Thursday, February 7, 2008

can i have a side order of polygamy please?

Andy and I lived together for over four years - a couple in college and a couple in seminary. He has never been deeply theological or hyper-spiritual, but always wanting to please the Lord whether he's cutting a record or running his lawn business. He's one of my favorite people on the planet.



So, he calls me today and asks, in 100% seriousness and curiosity, if the Bible ever says we shouldn't have more than one wife? I responded and was satisfied with what the Spirit gave me to say. I was just wondering how you guys would wax biblical and pastoral in your answer to him? It was tougher to think through it than I thought. Insights, please.

[apologies if this is not heady enough]

4 comments:

Paul-David Young said...

Jim-
In a strange way the post-propositional discussions and your question coalesce. Robert Alter who has been quoted on this blog before, says that the Bible never says polygamy is a sin in black and white terms, however, the narrative teaching from scripture on polygamy is that it is an absolute mess. Every time a polygamous couple is presented in scripture they are presented in disarray and dysfunction, maybe that is black and white post-propositional terms. So I don't know if that is conclusive enough to say its a sin, but i wouldn't try it if I were you...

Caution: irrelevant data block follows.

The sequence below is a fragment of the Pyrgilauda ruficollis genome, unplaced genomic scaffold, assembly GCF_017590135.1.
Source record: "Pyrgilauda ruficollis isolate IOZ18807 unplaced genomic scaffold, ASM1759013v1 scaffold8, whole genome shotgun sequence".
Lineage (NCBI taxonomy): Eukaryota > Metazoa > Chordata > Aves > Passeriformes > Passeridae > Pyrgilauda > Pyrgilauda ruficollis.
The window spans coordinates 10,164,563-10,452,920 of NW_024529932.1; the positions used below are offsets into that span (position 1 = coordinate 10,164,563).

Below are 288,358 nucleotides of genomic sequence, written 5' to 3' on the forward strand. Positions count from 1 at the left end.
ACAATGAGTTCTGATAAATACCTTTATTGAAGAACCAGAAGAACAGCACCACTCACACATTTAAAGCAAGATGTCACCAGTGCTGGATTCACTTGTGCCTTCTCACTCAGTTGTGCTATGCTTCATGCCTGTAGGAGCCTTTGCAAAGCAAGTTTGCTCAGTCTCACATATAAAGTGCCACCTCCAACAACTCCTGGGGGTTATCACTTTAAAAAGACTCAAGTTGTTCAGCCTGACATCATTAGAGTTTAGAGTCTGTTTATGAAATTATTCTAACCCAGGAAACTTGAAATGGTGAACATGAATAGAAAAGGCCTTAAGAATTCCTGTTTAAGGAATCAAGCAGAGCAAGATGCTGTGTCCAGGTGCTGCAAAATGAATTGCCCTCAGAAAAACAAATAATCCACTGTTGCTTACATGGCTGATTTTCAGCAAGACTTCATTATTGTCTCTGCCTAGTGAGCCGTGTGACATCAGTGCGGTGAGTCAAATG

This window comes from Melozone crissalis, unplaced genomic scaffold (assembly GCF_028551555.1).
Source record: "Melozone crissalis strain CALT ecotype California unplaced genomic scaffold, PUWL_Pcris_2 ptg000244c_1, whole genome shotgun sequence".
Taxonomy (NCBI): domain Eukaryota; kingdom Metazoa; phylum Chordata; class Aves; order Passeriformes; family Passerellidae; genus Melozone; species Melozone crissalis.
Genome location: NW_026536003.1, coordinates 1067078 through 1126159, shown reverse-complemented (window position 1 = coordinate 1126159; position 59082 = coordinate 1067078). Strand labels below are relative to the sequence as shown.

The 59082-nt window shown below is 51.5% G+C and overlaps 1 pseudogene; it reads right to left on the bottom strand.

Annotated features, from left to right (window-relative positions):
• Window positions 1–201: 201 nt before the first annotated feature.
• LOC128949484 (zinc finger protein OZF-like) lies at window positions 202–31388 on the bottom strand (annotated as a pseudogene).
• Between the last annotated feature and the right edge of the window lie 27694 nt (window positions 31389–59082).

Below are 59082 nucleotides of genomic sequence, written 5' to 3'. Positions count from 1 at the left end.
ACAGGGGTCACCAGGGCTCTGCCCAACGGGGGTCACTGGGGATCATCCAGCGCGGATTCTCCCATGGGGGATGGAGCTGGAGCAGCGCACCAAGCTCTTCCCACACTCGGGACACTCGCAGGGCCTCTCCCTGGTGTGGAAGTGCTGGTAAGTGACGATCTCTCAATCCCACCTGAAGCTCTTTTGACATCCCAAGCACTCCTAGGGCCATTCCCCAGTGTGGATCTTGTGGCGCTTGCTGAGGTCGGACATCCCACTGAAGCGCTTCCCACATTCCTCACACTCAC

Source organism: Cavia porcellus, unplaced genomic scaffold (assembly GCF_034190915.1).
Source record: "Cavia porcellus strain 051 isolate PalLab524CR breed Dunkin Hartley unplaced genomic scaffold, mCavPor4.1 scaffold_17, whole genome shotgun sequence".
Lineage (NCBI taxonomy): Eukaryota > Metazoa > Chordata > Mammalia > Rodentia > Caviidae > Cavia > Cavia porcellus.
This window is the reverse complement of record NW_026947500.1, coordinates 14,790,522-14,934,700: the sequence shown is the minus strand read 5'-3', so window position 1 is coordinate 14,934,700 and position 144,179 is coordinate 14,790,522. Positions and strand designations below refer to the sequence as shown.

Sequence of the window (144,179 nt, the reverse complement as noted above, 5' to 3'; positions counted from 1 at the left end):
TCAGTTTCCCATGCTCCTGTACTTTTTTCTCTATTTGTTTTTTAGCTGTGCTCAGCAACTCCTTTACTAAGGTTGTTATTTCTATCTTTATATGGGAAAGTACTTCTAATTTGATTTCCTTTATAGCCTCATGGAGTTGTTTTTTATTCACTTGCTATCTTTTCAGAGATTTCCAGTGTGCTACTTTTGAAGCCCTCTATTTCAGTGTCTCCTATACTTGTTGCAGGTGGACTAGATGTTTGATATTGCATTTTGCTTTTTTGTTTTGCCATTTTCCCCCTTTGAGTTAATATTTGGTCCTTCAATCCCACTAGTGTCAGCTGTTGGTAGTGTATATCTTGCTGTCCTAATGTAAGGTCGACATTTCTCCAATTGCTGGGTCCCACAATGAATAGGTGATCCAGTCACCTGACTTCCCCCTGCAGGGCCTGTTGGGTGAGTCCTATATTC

Now, what that means in contexts where polygamy is prevalent... whatever you do don't do ethnographic studies and just hope the Spirit leads you :)

david said...

I think there are only four biblical prohibitions to polygamy - if you are a king, or an elder, your wives are sisters, or its outlawed by your country. I have always been curious why it does appear to be such a mess and yet the only biblical commentary in the Law is on how to do it well. I'm not sure I am confident enough from the narrative portions to (as many missionaries have done) whittle polygamist families into two-parent homes.

John Paulling said...

what if they are qualified to be an elder in every other way, and they desire to be one? or one of the other biblical criteria?

Christina Ottis said...

How can "two become one flesh" with more than one person? Wouldn't it be wise to look at the New Testament for this issue (Matt. 19:15; Mark 10:8; 1 Cor. 6:16; Eph. 5:31) ?

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